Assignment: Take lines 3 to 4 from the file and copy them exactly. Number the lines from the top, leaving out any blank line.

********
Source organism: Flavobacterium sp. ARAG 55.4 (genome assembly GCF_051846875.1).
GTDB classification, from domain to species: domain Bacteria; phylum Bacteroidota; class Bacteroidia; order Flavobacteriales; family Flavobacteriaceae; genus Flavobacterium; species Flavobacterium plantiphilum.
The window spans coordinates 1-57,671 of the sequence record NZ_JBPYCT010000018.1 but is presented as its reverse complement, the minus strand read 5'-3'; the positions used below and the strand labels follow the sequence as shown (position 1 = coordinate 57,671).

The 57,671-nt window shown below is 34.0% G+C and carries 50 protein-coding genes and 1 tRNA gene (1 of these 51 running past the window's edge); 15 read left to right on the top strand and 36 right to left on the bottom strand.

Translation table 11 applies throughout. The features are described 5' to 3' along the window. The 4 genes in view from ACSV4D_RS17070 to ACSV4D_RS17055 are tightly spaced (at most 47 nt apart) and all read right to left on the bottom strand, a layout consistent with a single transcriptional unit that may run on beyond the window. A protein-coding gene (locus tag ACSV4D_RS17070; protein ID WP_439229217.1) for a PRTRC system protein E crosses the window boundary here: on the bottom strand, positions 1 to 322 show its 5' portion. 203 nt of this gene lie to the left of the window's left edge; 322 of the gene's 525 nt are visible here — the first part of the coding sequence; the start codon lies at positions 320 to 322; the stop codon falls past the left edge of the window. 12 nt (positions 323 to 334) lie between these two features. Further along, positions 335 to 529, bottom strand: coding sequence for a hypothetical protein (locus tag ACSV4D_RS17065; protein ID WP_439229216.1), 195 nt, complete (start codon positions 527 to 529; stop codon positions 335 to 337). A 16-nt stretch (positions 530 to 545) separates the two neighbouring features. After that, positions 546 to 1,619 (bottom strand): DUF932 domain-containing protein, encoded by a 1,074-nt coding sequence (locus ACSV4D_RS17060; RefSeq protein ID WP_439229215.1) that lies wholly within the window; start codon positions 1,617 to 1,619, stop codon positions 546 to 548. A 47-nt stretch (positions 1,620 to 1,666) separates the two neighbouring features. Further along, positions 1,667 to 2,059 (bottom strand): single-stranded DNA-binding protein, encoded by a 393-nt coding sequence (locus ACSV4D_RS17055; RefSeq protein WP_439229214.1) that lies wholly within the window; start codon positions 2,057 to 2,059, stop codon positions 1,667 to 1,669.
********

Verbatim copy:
The window spans coordinates 1-57,671 of the sequence record NZ_JBPYCT010000018.1 but is presented as its reverse complement, the minus strand read 5'-3'; the positions used below and the strand labels follow the sequence as shown (position 1 = coordinate 57,671).

The 57,671-nt window shown below is 34.0% G+C and carries 50 protein-coding genes and 1 tRNA gene (1 of these 51 running past the window's edge); 15 read left to right on the top strand and 36 right to left on the bottom strand.